Actually it was more than 20%, which in some cases could be the majority. That said, I think that is a different matter than the one at hand so I'd rather not derail what should be the focus of this thread - problems with (and hopefully fixing) the educational system here in the states.


Dang, I misread that. Are there any nations in the world in which atheism is a majority? That would shock me.


I can look into that, but I think atheist isn't the term I would use for countries where, for example, Budhdism is dominant "religion" yet it doesn't deal with the issue of a personal God. Here are some of those countries; Thailand (95% Buddist), Cambodia (90%), Tibet (60%), Vietnam (55%), Japan (50%) - there are a number of countries I have left out here.

I think it is hard to always quantify the number of Atheist. Remember atheists are the most distrusted of any minority group (according to studies), so please forgive them if they identify with another group. I have identified myself as Catholic on numerous occassions to avoid potential issues (sad but true).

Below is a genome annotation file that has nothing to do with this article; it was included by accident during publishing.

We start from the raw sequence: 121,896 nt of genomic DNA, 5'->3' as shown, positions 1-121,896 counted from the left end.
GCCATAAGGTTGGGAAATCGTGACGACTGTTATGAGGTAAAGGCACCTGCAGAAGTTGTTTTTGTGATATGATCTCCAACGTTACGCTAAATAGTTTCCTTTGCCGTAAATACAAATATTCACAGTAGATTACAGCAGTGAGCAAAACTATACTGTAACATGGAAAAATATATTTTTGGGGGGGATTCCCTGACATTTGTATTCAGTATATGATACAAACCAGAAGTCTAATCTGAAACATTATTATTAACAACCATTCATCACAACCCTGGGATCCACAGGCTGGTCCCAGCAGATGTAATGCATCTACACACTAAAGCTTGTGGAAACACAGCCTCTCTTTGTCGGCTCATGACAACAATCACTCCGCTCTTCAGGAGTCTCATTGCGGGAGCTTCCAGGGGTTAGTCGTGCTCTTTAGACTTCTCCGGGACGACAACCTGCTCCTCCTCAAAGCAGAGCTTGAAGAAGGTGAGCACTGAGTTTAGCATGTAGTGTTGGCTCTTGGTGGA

But again, that is a different issue than the one at hand. Want to fix the education system fast, first get rid of the teacher unions!!! (ask my brother, he is a HS teacher in Michigan)

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June 27th, 2011, 3:59 pm
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Post Re: Problems with Schools
The other issue, is beyond the religious and atheists are the agnostics, which those same studies also say are less intelligent than atheists. And i think Agnostics outnumber the others combined.

And I don't think the unions themselves are the problem, its the union administration as well as the Department of Education. Its all unnecessary bureaucracy that ties up unnecessary dollars into aspects of education that has nothing to do with the kids.


June 27th, 2011, 4:20 pm
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Post Re: Problems with Schools
njroar wrote:
The other issue, is beyond the religious and atheists are the agnostics, which those same studies also say are less intelligent than atheists. And i think Agnostics outnumber the others combined.